The COVID-19 pandemic has revealed the fractured and crumbling state of global health law infrastructure and, more importantly, its deeply embedded inequalities. The most important infectious disease preparedness and response accord, the International Health Regulations (IHR) (2005), could not (and has not) prevented governments from failing to collect crucial information or share data with others. It never required that wealthy countries invest in the capacities of other countries to prepare for, and respond to, disease threats. IHR (2005) never required any commitment by wealthy countries to ensure that life-saving medicines, vaccines, and medical equipment flow efficiently, equitably, and rationally to the people and places that needed them most. Indeed, rich countries hoarding medicines and vaccines has been predictable and persistent.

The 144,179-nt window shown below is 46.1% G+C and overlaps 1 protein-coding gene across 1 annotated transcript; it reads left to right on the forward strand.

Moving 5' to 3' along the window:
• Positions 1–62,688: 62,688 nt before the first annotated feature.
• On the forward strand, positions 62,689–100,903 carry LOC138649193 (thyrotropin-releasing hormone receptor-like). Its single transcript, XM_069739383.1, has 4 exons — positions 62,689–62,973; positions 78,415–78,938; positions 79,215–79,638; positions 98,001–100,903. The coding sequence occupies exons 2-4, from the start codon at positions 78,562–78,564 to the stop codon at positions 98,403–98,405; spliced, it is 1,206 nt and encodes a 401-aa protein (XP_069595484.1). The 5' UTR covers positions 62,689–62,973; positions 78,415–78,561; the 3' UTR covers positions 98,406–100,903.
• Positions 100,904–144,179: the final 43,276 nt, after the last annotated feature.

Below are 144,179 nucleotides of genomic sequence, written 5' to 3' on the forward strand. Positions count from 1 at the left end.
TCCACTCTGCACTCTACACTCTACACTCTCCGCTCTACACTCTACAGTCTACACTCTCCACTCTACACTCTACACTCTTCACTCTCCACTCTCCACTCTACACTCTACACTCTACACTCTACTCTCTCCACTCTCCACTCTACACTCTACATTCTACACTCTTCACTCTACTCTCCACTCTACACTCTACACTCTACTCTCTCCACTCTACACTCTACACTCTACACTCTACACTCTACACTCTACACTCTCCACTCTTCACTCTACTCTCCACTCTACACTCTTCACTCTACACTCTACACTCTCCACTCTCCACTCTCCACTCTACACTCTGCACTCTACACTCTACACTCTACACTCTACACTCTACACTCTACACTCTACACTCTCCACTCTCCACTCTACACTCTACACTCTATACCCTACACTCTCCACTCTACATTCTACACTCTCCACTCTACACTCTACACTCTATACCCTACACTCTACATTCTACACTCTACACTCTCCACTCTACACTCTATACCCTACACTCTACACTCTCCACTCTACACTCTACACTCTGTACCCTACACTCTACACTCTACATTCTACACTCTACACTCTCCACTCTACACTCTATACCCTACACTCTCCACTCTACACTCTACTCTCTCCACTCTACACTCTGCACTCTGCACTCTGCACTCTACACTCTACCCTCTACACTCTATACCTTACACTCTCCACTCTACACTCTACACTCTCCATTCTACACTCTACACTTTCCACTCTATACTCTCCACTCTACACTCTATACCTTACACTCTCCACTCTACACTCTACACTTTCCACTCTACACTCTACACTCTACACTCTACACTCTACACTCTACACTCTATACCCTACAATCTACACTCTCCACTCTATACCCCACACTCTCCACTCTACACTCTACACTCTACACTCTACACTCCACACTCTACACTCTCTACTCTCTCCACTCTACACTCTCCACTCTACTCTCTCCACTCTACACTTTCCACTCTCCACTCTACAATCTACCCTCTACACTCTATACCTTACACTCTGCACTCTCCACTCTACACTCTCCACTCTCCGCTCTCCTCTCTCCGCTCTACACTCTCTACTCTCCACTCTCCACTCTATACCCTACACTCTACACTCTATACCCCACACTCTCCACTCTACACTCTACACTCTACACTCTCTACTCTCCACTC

A new international agreement promises to free itself from the constraints of historical treaties, but faces far more difficulty in negotiations and form. In November 2020, Charles Michel, president of the European Council, began circulating the idea of an international pandemic treaty at the Paris Peace Forum. In January 2021, Tedros endorsed the international pandemic treaty proposal as a way to guarantee countries’ political commitment to fighting future disease outbreaks.
The meeting participants concluded that there are three likely possibilities for change at the conclusion of the three major international meetings: political statements and resolutions; revision of the IHR (2005); and a new, legally binding international agreement, achieved through the exercise of the WHO’s special regulatory authority, or a multilateral treaty formed under the auspices of the United Nations or the World Health Organization.